The plank is an exercise in which people need to use their rectus abdominus (six pack) muscles to stop their back from arching. This overloads the muscle to the detriment of the more internal muscles of the core. You end up with a strong six pack but completely dysfunctional core. Great if you want to lie on a beach and do nothing but not much good for running.

But I really feel my core work when I do these exercises

Unfortunately you are feeling your rectus abdominus work which makes up a very small part of the core. The problem is that this muscle is often recruited by the body at the expense of the other core muscles. So it gets stronger and the other muscles due to lack of work become weaker.

So what exercises are good for the core?

Exercises that involve standing up, preferably with one foot in front of the other and then using the arms or legs to place the core under load are the most beneficial for runners.

What does that mean?

For example standing in a lunge position and then holding a medicine ball and rotating arms from left to right, either at chest height or starting at knee height and rotating around to shoulder height or vice versa.

Why should you believe me when everyone else is saying the plank is a great exercise?

Good question.

There is a universal law of training that every exercise professional will agree with.

The law of specific adaptation to imposed demand.

What this means is the strength gained from an exercise is specific to the load, joint position, speed of movement, energy system and range of the movement of that exercise.

When you think about that it makes intuitive sense. We all understand that even though bike riding and running both use our legs if we want to run faster then bike riding is a poor choice compared with running. Ok, there is some benefit as your heart and lungs have to work in both but obviously running would be a better way to use your time. The action of the legs is different in riding a bike compared to running. Take Lance Armstrong – surely the fittest man to ever ride a bike. When he did the New York Marathon he just broke 3 hours, a time that many decent club runners can achieve.

Imagine if all the exercise professionals were saying that the best exercise to help runners in the gym is to ride a bike. You’d be thinking surely there must be something a bit more useful than that. Yet this is exactly what is happening with the core.

The strength gained in the abdominals by performing the plank is applicable when the body needs to support its weight against gravity with both hands and feet on the ground and needs to hold that contraction for a period of time. This makes it an ideal exercise to strengthen your abdominals for when you do push ups but it bears no relation at all to the strength you need in your abdominals when you run.

Let’s analyse what happens to our core when we run. Our feet land 90 times a minute and every time we land our spine and pelvis undergo a rotational stress (among others) which our core must control.

So an exercise that has one leg forward, one leg back and involves rotating our body rapidly would closely resemble what happens when we run. If we hold a medicine ball with our arms to add some resistance then that load will be greater than when we run. The body will adapt this and find it easier to control that rotation when we run in future.

There are some variations of a plank that involve lifting a leg and or arm of the ground and apply different stresses to the core and these are certainly an improvement. But thats like saying riding a bike standing up is better for helping runners. Yes it probably is but it’s still no where near as good as running.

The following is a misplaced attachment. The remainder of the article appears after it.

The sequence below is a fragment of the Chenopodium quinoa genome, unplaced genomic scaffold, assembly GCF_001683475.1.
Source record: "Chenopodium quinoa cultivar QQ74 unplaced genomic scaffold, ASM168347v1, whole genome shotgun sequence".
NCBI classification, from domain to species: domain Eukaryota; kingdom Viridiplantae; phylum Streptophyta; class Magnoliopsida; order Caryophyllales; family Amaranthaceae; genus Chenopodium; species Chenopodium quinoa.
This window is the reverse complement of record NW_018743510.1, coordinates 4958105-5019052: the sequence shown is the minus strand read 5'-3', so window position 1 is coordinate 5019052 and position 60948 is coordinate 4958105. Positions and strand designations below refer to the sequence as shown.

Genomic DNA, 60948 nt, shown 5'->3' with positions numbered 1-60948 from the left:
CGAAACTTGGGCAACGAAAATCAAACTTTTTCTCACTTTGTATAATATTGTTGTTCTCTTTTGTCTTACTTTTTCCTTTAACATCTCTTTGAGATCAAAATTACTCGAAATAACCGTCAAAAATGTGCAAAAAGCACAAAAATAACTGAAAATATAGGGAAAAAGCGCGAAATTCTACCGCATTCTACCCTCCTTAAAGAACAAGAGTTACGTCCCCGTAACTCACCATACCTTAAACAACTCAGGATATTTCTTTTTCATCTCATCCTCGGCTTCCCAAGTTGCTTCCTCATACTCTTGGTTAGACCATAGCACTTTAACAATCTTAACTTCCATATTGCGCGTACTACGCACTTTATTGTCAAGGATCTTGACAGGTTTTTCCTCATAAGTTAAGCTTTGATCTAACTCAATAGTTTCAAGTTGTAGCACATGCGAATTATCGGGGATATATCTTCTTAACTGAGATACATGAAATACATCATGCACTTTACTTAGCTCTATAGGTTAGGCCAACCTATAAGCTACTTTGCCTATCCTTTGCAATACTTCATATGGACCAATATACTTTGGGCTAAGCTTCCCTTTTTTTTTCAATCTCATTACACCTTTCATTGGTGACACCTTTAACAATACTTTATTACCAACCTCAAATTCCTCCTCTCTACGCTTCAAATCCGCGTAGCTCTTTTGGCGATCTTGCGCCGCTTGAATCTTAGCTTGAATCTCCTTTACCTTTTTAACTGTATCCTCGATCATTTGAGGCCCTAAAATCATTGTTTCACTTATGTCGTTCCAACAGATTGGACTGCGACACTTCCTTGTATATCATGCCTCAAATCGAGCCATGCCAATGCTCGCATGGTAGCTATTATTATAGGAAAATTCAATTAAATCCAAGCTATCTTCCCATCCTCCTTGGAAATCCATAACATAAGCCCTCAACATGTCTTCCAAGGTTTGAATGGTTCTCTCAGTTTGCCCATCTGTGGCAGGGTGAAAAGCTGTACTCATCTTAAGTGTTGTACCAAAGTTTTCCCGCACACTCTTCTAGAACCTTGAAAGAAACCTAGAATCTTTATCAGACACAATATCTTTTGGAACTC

I hear you still asking “Surely it can’t hurt, there must be some benefit?”

Well maybe, maybe not. If you are overloading the already strong muscles in your core and teaching them to hold a static position then it is certainly not going to help the weaker muscles of the core learn to contract and relax 90 times a minute when you run. The more the stronger muscles work the less the weaker muscles have to do so the weaker they become. Net result: weaker core for running.

If you want to do an exercise to help your running it must place a similar load on it that running does and in a similar position.

Give up the crunch and the plank and try these three running specific core exercises.

1. Lunge position with rotation

a. Holding a weight with both arms rotate your arms around horizontally
b. Rotating from a waist high position to a shoulder high position

2. Lunge position with sideways overhead reach

Holding a weight overhead with both arms reach to one side as far as possible and then the other side

3. Lunge position with overhead reach

Holding weight with both arms swing arms upwards over head.

See the video below for a demonstration of these exercises.

These exercises are designed for people with no injury problems so if you have any please seek advice before attempting these.

For those of you that read my blog on resistance training for runners you will recognise that these exercises sound very familiar. The only difference is that instead of lunging forward with the legs the legs remain fixed. This puts the emphasis less on the legs and more on the core.

There are many other exercises that work the core and for my clients I design specific ones based on their requirements and their specific strengths and weaknesses but these ones are great exercises to train the core in three different planes of motion.

But I don’t feel my core as much as when I do the plank!

You may not but what is the purpose of the exercise – to feel your abdominals work or strengthen them so they are stronger for running? Feeling something work is irrelevant particularly if its the wrong muscle! The muscles of the core only need to activate at around 10-15% of their maximum strength to provide adequate support to the body. The idea is they can continue to maintain this level of activation for a long period of time. Much like an endurance runner can run for a long period of time but not as fast as a sprinter. As runners we need to train our core to have enough endurance to support us throughout our races. For this reason your core exercises should be done at a lower intensity but longer duration.